March 11, 2012- A recent study suggests passengers may want to give their pilot a cup of joe. The National Sleep Foundation released the results of its recent study. It says that airline pilots are very sleepy transportation workers. Airline pilots and train conductors are the sleepiest said the study.
Twenty-five percent of the train operators and airline pilots surveyed said that sleepiness affects their performance on the job at least on one occasion weekly. Non-transportation workers only average about 17%.
A substantial number of conductors and pilots said sleepiness has also resulted in safety issues on at their jobs. Twenty percent of the pilots said they made a serious error in judgment because of being sleepy. Eighteen percent of the train conductors reported a near miss because of sleepiness.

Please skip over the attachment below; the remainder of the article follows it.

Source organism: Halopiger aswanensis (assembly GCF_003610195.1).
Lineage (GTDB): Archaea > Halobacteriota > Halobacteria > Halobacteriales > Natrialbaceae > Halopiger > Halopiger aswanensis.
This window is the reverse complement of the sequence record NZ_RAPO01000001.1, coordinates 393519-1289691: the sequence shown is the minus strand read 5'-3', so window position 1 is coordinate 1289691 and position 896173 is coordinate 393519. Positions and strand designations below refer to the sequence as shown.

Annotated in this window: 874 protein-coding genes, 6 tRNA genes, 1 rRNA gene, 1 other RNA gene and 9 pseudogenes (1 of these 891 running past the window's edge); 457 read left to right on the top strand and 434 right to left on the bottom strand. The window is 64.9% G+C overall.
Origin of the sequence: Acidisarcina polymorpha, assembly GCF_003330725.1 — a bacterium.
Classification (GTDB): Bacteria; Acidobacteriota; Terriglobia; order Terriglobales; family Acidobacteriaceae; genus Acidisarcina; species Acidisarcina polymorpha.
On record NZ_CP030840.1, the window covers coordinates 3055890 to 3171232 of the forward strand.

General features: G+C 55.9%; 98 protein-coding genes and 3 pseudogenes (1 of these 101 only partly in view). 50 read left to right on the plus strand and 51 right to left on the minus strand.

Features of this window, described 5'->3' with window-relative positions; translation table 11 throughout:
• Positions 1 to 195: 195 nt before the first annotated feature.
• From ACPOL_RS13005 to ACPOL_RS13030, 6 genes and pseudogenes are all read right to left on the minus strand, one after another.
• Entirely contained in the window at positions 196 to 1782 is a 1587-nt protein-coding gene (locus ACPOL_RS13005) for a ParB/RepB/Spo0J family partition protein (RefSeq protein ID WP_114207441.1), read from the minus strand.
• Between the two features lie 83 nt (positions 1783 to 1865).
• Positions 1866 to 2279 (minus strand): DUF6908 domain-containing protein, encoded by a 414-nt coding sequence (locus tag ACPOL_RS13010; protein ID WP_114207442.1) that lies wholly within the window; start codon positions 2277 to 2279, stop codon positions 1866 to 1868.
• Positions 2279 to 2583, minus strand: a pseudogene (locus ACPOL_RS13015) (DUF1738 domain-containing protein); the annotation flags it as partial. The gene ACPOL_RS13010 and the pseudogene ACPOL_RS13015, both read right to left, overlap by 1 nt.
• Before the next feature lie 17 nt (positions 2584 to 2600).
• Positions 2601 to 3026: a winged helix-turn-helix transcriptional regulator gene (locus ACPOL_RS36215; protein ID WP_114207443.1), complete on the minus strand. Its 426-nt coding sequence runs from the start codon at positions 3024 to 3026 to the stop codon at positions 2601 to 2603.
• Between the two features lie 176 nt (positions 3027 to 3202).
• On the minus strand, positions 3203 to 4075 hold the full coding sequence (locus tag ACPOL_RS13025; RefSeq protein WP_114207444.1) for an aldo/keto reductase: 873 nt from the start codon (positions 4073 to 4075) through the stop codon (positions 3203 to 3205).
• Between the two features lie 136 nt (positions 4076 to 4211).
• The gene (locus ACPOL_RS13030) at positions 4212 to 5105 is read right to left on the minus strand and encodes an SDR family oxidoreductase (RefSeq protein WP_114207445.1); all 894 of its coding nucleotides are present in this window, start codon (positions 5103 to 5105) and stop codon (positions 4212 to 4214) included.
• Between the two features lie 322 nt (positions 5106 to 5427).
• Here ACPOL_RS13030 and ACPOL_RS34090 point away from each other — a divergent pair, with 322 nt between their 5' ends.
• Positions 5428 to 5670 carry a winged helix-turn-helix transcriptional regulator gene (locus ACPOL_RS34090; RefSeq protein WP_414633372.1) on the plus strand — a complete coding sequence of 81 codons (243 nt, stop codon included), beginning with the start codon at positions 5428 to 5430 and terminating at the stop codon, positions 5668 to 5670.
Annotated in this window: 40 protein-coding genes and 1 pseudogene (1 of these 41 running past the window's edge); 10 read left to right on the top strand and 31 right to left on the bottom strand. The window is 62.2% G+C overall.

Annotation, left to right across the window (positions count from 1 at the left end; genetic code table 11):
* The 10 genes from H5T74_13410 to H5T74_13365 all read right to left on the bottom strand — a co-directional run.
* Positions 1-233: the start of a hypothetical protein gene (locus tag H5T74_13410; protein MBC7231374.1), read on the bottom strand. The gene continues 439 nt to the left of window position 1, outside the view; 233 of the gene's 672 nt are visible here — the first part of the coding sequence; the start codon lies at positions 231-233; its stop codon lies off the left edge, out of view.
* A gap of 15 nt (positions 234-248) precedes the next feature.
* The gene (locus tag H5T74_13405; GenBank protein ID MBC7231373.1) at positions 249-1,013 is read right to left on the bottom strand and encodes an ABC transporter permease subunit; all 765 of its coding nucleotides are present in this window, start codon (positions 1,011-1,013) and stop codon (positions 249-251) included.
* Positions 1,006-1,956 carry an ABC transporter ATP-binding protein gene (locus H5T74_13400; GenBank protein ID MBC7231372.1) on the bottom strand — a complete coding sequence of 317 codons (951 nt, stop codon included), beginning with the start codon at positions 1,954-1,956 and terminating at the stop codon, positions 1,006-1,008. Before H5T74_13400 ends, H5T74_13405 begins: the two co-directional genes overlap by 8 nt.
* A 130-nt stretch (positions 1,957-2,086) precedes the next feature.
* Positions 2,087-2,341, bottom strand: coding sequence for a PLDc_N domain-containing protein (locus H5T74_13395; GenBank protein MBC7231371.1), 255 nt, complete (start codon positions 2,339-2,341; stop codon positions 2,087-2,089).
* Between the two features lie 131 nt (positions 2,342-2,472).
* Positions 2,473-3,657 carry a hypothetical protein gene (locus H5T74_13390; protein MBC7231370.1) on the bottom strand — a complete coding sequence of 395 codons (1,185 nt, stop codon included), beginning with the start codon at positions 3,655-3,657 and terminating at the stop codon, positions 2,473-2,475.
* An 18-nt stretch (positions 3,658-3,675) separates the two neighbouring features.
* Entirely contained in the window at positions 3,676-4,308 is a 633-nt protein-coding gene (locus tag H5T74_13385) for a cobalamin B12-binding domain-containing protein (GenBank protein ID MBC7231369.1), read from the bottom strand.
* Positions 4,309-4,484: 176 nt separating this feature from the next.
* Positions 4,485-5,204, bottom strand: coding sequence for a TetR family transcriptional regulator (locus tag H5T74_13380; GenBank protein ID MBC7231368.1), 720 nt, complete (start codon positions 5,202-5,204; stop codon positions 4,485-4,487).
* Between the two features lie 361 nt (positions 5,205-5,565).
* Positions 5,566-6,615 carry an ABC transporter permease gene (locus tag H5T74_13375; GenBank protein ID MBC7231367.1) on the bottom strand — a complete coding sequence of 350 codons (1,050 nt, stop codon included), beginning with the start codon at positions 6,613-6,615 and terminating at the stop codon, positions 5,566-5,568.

Over 50% of the train operators and pilots said they take a minimum of one nap a day during workdays. Only about 25% of non-transportation employees report the same.
Pilot fatigue is real and has become a very important topic for airlines today. Some believe it is behind recent tragedies in the airline industry including a crash close to Buffalo, New York in 2009. Two tired pilots were flying the plane and crashed. The tragedy took 50 lives.
New regulations by the Federal Aviation Association have been mandated but airlines have two years to comply. The new regulations do not allow a pilot to fly of more than nine hours on a shift. Ten hours rest between each shift is required.